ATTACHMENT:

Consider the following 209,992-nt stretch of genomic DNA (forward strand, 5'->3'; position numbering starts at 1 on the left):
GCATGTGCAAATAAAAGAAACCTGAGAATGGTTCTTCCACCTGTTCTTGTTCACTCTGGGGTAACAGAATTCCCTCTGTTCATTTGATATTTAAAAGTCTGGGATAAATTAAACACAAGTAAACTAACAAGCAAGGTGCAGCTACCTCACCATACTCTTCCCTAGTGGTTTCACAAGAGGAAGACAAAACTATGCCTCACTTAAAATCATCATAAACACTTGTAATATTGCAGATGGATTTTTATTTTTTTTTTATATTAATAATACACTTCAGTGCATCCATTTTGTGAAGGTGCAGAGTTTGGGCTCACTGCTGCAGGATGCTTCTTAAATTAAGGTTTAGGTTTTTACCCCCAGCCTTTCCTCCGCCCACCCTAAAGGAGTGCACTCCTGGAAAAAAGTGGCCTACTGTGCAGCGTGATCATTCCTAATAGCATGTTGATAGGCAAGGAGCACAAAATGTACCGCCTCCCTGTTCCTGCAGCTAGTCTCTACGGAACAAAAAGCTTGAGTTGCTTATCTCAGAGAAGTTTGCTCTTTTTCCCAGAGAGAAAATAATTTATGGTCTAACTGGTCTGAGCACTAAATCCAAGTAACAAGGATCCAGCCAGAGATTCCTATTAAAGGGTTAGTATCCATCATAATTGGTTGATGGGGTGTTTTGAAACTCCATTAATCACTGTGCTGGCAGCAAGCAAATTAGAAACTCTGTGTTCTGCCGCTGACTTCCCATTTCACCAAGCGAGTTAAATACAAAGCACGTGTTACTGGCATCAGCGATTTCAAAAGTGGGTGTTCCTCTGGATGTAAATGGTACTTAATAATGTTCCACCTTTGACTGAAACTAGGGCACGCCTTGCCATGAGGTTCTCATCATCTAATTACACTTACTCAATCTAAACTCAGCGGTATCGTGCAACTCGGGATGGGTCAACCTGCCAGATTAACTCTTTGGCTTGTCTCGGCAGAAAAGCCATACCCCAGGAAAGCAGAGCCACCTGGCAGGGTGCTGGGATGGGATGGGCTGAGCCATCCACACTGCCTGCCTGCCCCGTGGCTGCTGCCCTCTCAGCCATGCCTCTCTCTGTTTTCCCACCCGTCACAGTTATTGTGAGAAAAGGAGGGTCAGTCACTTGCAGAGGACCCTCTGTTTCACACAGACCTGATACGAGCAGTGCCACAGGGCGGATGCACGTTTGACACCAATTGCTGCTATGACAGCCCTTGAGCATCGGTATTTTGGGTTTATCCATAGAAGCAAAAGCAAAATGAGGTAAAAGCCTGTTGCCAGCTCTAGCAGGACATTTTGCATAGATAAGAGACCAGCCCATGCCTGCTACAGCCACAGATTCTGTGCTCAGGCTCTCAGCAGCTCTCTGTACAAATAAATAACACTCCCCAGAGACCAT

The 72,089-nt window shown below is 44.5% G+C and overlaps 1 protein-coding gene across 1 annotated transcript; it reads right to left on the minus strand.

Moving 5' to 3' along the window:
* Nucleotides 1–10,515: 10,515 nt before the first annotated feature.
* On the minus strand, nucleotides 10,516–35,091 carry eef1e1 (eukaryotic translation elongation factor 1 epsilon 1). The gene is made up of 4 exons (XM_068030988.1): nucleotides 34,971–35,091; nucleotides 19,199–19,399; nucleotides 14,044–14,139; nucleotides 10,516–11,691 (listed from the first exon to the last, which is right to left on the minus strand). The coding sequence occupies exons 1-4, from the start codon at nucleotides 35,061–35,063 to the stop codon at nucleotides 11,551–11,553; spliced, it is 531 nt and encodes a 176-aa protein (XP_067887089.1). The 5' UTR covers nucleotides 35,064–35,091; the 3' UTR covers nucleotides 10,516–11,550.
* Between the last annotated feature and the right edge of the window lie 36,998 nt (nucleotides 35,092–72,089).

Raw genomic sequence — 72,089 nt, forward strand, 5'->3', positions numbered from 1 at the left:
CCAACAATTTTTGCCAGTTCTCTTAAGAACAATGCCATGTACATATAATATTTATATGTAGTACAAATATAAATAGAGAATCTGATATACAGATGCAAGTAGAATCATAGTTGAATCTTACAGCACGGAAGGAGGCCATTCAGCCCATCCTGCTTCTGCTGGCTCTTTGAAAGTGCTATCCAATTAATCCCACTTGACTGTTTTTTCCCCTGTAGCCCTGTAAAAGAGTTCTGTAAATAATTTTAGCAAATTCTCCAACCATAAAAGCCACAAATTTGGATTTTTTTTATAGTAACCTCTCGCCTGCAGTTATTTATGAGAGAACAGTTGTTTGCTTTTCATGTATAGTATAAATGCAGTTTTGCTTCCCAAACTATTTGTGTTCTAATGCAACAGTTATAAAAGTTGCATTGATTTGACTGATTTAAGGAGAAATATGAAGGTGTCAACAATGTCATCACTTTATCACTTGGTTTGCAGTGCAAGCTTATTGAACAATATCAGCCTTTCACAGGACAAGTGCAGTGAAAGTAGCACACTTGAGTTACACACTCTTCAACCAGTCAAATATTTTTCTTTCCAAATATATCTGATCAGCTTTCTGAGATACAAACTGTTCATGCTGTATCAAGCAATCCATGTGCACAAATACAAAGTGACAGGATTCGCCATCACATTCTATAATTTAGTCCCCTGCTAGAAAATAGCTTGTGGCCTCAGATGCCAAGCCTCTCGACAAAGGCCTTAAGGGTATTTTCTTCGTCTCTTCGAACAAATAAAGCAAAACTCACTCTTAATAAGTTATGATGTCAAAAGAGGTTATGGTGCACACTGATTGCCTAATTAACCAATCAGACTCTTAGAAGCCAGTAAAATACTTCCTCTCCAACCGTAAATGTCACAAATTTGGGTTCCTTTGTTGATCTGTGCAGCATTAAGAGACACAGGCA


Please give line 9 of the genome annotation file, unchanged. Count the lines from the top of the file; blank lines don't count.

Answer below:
CCAACAATTTTTGCCAGTTCTCTTAAGAACAATGCCATGTACATATAATATTTATATGTAGTACAAATATAAATAGAGAATCTGATATACAGATGCAAGTAGAATCATAGTTGAATCTTACAGCACGGAAGGAGGCCATTCAGCCCATCCTGCTTCTGCTGGCTCTTTGAAAGTGCTATCCAATTAATCCCACTTGACTGTTTTTTCCCCTGTAGCCCTGTAAAAGAGTTCTGTAAATAATTTTAGCAAATTCTCCAACCATAAAAGCCACAAATTTGGATTTTTTTTATAGTAACCTCTCGCCTGCAGTTATTTATGAGAGAACAGTTGTTTGCTTTTCATGTATAGTATAAATGCAGTTTTGCTTCCCAAACTATTTGTGTTCTAATGCAACAGTTATAAAAGTTGCATTGATTTGACTGATTTAAGGAGAAATATGAAGGTGTCAACAATGTCATCACTTTATCACTTGGTTTGCAGTGCAAGCTTATTGAACAATATCAGCCTTTCACAGGACAAGTGCAGTGAAAGTAGCACACTTGAGTTACACACTCTTCAACCAGTCAAATATTTTTCTTTCCAAATATATCTGATCAGCTTTCTGAGATACAAACTGTTCATGCTGTATCAAGCAATCCATGTGCACAAATACAAAGTGACAGGATTCGCCATCACATTCTATAATTTAGTCCCCTGCTAGAAAATAGCTTGTGGCCTCAGATGCCAAGCCTCTCGACAAAGGCCTTAAGGGTATTTTCTTCGTCTCTTCGAACAAATAAAGCAAAACTCACTCTTAATAAGTTATGATGTCAAAAGAGGTTATGGTGCACACTGATTGCCTAATTAACCAATCAGACTCTTAGAAGCCAGTAAAATACTTCCTCTCCAACCGTAAATGTCACAAATTTGGGTTCCTTTGTTGATCTGTGCAGCATTAAGAGACACAGGCA